Now available again to unfold its lessons of mastery for a new audience, The Way of the Warrior has become a true martial arts classic since its first publication in 1991.
The combat techniques of the martial arts of India and the Far East have origins shrouded in mystery and practices protected by traditions of secrecy. In The Way of the Warrior, the world's great masters, experts dedicated to the purest expression of the martial arts, reveal the principles that inform their philosophy, training, and technique. The disciplines covered include: from India, Kalaripayit and Mama-Adi (the secret and deadly use of pressure points); from China, Shaolin (better known as Kung Fu), and Tai-chi; from Japan, Bujutsu, Karate, Judo, Aiki-do, Kempo, and Naginata-do (practiced by women).
Richly illustrated in full color and a must-read for any enthusiast, The Way of the Warrior demonstrates the essential paradox of the martial artsthat study of a lethal skill can lead to spiritual enlightenment.
Author Biography: Howard Reid is a documentary filmmaker and anthropologist. He has a Ph.D. from Cambridge University and has made many popular and award-winning films about ancient civilizations, religions, and cultures around the world.
Michael Croucher is a television producer who specializes in documentaries and plays. He collaborated with Howard Reid on a series about the martial arts.
|Product dimensions:||7.40(w) x 9.64(h) x 0.61(d)|
|Age Range:||18 Years|
About the Author
Howard Reid has made award-winning documentaries for National Geographic, the BBC, and Channel 4, including The Story of English. He is the author of five books.
Most Helpful Customer Reviews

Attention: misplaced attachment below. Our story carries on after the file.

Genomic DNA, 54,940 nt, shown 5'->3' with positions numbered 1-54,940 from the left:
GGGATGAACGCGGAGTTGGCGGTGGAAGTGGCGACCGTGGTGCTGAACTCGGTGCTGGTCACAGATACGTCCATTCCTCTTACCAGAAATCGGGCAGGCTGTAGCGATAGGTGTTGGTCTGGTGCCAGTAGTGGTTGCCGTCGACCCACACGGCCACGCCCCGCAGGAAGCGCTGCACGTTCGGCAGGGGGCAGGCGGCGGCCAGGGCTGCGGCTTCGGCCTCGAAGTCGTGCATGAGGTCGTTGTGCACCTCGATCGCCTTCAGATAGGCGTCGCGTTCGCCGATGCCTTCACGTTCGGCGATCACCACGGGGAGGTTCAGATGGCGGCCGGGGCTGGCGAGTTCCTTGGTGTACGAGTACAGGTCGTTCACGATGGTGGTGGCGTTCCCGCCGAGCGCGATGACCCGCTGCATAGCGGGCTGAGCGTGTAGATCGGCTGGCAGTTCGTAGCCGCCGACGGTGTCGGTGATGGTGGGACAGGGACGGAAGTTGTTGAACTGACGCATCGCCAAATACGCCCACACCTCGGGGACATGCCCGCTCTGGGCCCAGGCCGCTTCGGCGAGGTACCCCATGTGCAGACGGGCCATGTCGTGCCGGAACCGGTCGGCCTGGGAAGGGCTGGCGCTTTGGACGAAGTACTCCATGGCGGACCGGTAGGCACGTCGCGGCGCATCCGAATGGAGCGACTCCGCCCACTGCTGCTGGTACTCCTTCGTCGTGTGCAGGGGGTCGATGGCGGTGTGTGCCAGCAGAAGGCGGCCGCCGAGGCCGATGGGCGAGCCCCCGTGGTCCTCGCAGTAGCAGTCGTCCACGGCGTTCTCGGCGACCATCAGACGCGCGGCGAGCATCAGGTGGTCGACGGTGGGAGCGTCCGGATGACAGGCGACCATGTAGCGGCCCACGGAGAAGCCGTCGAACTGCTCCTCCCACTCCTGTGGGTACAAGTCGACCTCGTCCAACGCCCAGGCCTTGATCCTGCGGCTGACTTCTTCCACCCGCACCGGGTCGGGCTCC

Although ¿The Way of the Warrior: The Paradox of the Martial Arts¿ was first published in 1987, it continues to be an important contribution to the martial arts and vital reading for all serious practitioners of the fighting arts. It belongs on the shelf with the best of the best of martial art books. Historical information on the origin of martial arts is all too scarce and suspect, but the authors succeed in shedding light onto this elusive subject. Howard Reid and Michael Croucher committed themselves to exhaustive research and extensive travels in order to observe and interview both students and masters of numerous martial arts systems. They provide readers with valuable insights into the origin of martial arts and where these arts stand at the present time. It is to their credit that they were able to accomplish this task and present the reader with a wealth of knowledge all condensed into a mere 223, very readable, pages. Their writing is clear and intelligent and follows the historical timeline of the oriental fighting arts, such as the ancient art of Kalaripayit, Shaolin Temple boxing, kung fu, karate, Jujutsu/Jujitsu, Filipino arts and the many forms that derived from them. The authors also cover some of the weapons used in the fighting arts, especially the cultural significance and utility of the Japanese samurai. They write of the importance of Buddhism, philosophy, meditation, kata (formal exercise), tradition, culture and much, much more. The book is well-presented and profusely illustrated with drawings, paintings, and photographs. ¿The Way of the Warrior: The Paradox of the Martial Arts¿ can also serve as a reference book. ¿The Way of the Warrior: The Paradox of the Martial Arts¿ is not a how-to book of self-defense. The reader will not acquire fighting skills by reading it its goal is to pass on to the reader a firm understanding of the basic history of the numerous Asian martial arts, their founders, masters, philosophies, their gradual evolution, and where they stand in today¿s world. Buy it, read it, and keep it for the future.